"Abe treats the images as case studies of specific regional and temporal groups outside the scope of traditional surveys of Chinese art history and engages the reader with his fresh visual insights and conviction that ordinary images are significant in their own right. His focus on and respect for objects and his resistance to using them merely for rhetorical or illustrative purposes can serve as an example to art historians and those in other fields of study who work with visual materials."Katherine R. Tsiang Artibus Asiae
"This lavishly illustrated volume revises our understanding of China's early medieval (200-600 CE) religious sculpture. Through an exhaustive analysis of run-of-the-mill religious art objects and their accompanying inscriptions, Abe skillfully demonstrates the explanatory insufficiency of previous interpretative paradigms. . . . For students of East Asian religion and culture, it is a must."
"This lavishly illustrated volume revises our understanding of China's early medieval (200-600 CE) religious sculpture. Through an exhaustive analysis of run-of-the-mill religious art objects and their accompanying inscriptions, Abe skillfully demonstrates the explanatory insufficiency of previous interpretative paradigms. . . . For students of East Asian religion and culture, it is a must."Keith N. Knapp, Religious Studies Review
This item was reviewed in:
Choice, May 2003
To find out how to look for other reviews, please see our guides to finding book reviews in the Sciences or Social Sciences and Humanities.
Summaries
Main Description
This richly illustrated book explores the large body of sculpture, paintings, and other religious imagery produced for China's common classes from the third to the sixth centuries C.E. In contrast to the works made for imperial patrons, illustrious monastics, or other luminaries, these ordinary images-modest in scale, mass produced, and at times incomplete-were created for those of lesser standing. Because they cannot be related to well-known historical figures or social groups, these images have been considered a largely nebulous, undistinguished mass of works. Situating his study in the gaps between conventional categories such as Buddhism, Daoism, and Chinese popular art, Abe examines works--including some of the earliest known examples of Buddha-like images in China--that were commissioned by patrons of modest standing and produced by nameless artists and artisans. Sophisticated and lucidly written, Ordinary Images offers an unprecedented exploration of the lively and diverse nature of image making and popular practices.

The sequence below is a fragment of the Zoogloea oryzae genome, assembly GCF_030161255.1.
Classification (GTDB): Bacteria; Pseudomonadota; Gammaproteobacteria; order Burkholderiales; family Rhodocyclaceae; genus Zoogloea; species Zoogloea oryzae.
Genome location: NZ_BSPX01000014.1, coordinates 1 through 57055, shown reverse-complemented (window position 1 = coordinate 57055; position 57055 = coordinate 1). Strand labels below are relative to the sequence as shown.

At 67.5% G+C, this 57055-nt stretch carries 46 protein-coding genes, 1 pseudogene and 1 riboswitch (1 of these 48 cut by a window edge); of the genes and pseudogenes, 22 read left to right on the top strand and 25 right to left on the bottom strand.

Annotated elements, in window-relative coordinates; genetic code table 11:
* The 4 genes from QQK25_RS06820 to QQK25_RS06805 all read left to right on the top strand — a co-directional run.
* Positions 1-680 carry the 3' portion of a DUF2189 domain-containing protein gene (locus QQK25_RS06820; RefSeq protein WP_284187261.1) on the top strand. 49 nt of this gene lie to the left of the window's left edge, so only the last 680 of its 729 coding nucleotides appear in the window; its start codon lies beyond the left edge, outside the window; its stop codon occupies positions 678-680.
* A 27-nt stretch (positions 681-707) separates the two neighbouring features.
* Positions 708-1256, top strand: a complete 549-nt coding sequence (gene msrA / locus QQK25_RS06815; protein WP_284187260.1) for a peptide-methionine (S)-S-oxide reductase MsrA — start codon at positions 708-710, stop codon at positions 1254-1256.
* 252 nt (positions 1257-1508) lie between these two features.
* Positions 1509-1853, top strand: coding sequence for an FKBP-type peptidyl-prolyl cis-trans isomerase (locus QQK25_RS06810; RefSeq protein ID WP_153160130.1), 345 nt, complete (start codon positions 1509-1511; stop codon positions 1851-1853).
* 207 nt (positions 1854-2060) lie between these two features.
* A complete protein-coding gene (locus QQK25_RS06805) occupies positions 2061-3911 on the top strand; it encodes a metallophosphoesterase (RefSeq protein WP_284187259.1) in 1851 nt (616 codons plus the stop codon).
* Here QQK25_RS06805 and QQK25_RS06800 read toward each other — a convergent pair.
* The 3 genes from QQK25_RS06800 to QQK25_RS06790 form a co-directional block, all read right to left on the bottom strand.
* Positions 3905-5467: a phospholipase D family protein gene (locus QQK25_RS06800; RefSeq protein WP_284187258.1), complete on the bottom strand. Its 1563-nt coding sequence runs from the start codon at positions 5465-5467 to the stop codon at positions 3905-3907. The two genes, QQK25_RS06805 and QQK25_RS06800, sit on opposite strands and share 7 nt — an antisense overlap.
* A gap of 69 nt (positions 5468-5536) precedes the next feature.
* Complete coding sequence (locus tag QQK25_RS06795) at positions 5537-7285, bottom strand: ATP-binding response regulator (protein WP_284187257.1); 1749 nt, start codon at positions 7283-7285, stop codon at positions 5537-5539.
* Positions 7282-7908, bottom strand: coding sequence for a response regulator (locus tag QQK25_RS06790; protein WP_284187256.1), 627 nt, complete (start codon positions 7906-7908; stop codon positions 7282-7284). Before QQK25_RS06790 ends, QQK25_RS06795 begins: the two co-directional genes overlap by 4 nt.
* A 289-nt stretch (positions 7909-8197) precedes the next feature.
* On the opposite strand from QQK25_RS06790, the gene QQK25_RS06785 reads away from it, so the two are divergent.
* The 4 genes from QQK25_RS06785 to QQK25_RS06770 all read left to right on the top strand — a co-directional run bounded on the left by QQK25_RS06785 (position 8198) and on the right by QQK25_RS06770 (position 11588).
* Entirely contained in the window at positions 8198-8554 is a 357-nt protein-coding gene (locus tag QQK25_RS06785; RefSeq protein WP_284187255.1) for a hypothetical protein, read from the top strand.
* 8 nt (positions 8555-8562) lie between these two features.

Main Description
This richly illustrated book explores the large body of sculpture, paintings, and other religious imagery produced for China's common classes from the third to the sixth centuries C.E. In contrast to the works made for imperial patrons, illustrious monastics, or other luminaries, these ordinary images-modest in scale, mass produced, and at times incomplete-were created for those of lesser standing. Because they cannot be related to well-known historical figures or social groups, these images have been considered a largely nebulous, undistinguished mass of works. Situating his study in the gaps between conventional categories such as Buddhism, Daoism, and Chinese popular art, Abe examines worksincluding some of the earliest known examples of Buddha-like images in Chinathat were commissioned by patrons of modest standing and produced by nameless artists and artisans. Sophisticated and lucidly written, Ordinary Images offers an unprecedented exploration of the lively and diverse nature of image making and popular practices.
Table of Contents
List Of Maps
List Of Illustrations
Acknowledgments
Conventions
Ordinary Images
Small Beginnings
Local Context
Sinicization
Alternatives
Conclusion
Ordinary Practice
Notes
Bibliography
Index
Table of Contents provided by Publisher. All Rights Reserved.